Earlier this week, speaking at a session of the India Today Mumbai Conclave, Nationalist Congress Party (NCP) president Sharad Pawar said AAP chief Arvind Kejriwal had told him during a recent conversation that he was ready to give three of Delhi’s seven Lok Sabha seats to the Congress. Both parties, along with the NCP, are among the 28 parties in the INDIA bloc.
While senior leaders of the two parties have not commented on seat-sharing pacts, tensions have run high between them since the first meeting of the alliance in June. They were exacerbated last month following the arrest of Congress MLA Sukhpal Khaira in a 2015 narcotics case in Punjab, where the AAP is in power. While the Congress labelled the arrest “political vendetta, AAP leaders said there would be no compromise in its fight against drugs.
That the state units of the Congress in Punjab and Delhi have voiced their displeasure about talks of an alliance or seat-sharing in their jurisdiction is no secret, but the top leaders of the two parties have also largely remained silent on these statements. Much of this stems from the fact that the Congress is the opposition to the AAP in both states, more so in Punjab than in Delhi where the party has not had a single MLA since 2015. It has remained steadfast in its criticism of the AAP, with several current and former state leaders calling the Kejriwal-led party “untrustworthy”.
After AAP MP Sanjay Singh’s arrest in the Enforcement Directorate (ED) case in the alleged liquor scam, Congress’s Delhi in-charge Deepak Babaria said he could not say for sure if the arrest was based on “genuine facts” or was an example of “misuse of investigative agencies”. The party has not officially criticised the arrest either.
Congress president Mallikarjun Kharge and senior leader Rahul Gandhi have also not given any time to Kejriwal for a meeting despite the former seeking it in May.
Why the 2019 talks failed
This is not the first time that uncertainty surrounds a possible AAP-Congress tie-up in Delhi ahead of the Lok Sabha polls.
Back-door consultations on seat sharing in Delhi and other states, especially Haryana, continued over months in the run-up to the 2019 parliamentary elections. Kejriwal in February 2019 referred to the talks with the Congress, telling reporters, “Humare mann mein desh ko lekar bahut zyada chinta hai. Isi vajah se hum lalayit hain. Unhone lagbhag mana kar diya (We are very worried about the country. This is why we were tempted. They have almost said no).”
Explaining why the dialogue crumbled, a source said, “The AAP was not willing to have an alliance just in Delhi. Some senior leaders from both sides had even suggested a 5-2 split in AAP’s favour but talks broke down. This time, the situation is a little different though. The Congress has won the Assembly polls in Himachal Pradesh and Karnataka, while the AAP finds itself mired in controversies.”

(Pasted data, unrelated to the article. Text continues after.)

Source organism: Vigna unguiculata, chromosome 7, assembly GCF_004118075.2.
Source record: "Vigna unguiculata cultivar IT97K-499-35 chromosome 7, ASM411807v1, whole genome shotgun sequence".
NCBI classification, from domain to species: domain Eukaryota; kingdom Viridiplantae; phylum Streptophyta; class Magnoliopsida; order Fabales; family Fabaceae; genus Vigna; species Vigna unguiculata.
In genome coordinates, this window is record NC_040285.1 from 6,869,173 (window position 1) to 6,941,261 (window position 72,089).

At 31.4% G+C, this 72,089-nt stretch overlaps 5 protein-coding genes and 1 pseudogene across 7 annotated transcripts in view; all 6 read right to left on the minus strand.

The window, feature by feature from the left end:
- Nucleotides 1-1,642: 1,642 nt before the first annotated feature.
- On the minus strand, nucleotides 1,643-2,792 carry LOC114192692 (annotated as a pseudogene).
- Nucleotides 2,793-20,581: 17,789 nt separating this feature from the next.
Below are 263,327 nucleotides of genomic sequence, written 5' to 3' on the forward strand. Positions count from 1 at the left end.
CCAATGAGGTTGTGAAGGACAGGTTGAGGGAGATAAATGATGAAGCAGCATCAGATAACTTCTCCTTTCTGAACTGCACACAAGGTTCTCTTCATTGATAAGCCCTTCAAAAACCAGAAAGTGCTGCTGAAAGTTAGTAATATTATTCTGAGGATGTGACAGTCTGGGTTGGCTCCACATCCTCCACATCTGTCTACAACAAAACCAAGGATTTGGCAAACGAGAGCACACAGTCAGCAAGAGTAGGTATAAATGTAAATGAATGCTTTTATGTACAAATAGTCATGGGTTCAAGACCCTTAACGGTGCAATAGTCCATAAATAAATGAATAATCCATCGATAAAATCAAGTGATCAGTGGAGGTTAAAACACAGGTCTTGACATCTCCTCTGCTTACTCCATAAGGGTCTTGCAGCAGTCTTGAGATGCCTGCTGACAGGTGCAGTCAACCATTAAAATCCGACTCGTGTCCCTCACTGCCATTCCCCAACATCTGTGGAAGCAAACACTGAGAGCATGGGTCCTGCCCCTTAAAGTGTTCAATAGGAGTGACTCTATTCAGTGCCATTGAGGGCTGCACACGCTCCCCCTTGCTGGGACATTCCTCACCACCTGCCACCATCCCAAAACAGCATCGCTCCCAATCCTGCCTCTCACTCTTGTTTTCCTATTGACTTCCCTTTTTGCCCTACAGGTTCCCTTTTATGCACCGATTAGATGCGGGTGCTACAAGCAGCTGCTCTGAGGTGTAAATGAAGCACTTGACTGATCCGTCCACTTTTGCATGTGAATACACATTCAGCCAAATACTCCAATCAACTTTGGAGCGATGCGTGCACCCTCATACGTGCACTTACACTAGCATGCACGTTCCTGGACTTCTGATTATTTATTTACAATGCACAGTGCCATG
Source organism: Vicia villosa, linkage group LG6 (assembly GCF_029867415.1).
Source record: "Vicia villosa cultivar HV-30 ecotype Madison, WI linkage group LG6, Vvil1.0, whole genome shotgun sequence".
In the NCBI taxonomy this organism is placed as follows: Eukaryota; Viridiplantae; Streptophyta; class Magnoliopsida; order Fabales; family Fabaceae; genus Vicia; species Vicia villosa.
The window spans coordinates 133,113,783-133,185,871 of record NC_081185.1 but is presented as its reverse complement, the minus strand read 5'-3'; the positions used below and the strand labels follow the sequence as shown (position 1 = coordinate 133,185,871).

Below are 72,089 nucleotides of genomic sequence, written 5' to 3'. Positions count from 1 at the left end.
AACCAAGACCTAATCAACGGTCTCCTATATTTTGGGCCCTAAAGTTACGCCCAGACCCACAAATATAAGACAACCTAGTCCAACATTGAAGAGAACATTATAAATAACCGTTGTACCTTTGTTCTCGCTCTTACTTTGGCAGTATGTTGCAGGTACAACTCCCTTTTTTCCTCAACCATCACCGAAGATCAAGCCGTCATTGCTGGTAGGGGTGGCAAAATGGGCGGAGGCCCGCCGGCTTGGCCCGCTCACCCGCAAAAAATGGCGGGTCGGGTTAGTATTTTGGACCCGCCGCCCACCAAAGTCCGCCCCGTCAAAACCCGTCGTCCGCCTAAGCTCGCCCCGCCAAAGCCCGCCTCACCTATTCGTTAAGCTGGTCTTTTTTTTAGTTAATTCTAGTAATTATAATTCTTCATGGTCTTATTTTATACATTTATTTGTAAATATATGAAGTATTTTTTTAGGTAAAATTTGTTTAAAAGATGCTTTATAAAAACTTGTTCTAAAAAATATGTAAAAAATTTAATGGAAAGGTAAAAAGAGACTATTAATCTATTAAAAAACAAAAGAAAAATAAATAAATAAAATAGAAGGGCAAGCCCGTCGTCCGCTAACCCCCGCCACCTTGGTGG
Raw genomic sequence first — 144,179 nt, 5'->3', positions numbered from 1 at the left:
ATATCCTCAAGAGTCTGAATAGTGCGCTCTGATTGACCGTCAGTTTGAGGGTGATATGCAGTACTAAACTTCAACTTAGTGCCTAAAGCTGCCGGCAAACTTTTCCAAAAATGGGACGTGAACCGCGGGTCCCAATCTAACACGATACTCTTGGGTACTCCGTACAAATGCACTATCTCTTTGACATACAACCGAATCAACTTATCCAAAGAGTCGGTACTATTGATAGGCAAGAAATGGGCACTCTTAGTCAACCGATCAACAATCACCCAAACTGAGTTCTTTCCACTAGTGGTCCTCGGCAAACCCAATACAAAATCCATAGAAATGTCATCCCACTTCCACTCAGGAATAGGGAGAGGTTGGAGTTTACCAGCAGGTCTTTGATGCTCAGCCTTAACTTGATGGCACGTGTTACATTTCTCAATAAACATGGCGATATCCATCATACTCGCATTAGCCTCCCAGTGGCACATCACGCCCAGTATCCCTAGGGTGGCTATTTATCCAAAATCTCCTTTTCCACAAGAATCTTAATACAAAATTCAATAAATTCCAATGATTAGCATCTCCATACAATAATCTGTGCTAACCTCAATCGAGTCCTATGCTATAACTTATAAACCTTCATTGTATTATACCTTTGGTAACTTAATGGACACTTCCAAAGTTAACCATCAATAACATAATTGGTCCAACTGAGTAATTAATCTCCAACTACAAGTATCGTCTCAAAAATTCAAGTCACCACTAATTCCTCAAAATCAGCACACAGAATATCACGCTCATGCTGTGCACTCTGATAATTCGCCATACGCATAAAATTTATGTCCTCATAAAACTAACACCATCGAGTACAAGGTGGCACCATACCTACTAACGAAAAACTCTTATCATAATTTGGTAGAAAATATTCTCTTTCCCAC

A Delhi Congress leader said the party’s experience supporting the AAP in 2013 had left a sour taste. “We gave them outside support and helped them form the government in 2013 but they quit within 49 days and blamed us. Since then, they have preyed on the Congress voter base, leaving no stone unturned to weaken the Delhi Congress,” he said.
According to senior AAP leaders, while the party is willing to agree to a seat-sharing arrangement at the national level this time, state elections should be kept out of the purview of any agreement.
“It is imperative for all parties to understand that an alliance at the state level will demotivate our party cadres in states. Our teams have been working to build a base in these states for the past 10 years. We are tying up in the Centre to defeat the BJP but states have to be kept out of this equation. That said, the seat-sharing pact is a long way from being finalised. At the end of the day, the goal of defeating the BJP has to be kept front and centre,” said a senior AAP leader.
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Since 2009, all seven Lok Sabha seats in Delhi have been won by a single party — in 2009 it was the Congress, followed by the BJP in 2014 and 2019.
The AAP, meanwhile, is on the back foot. Former Deputy CM Manish Sisodia and now Singh have been arrested and the Delhi government stands accused of flouting norms in getting Kejriwal’s official residence rebuilt for around Rs 50 crore. It is also in court against the Centre’s newly passed law that takes administrative control out of the hands of the elected government and hands it over to the Lieutenant-Governor. A combative relationship with L-G V K Saxena has only increased the party’s troubles.
“The AAP that we were dealing with in 2019 is not the AAP of today. It is surrounded by controversies and several of its senior leaders are in jail. Public perception has also been hit because of the controversy surrounding Kejriwal’s official residence and the money spent on it,” said a Congress leader.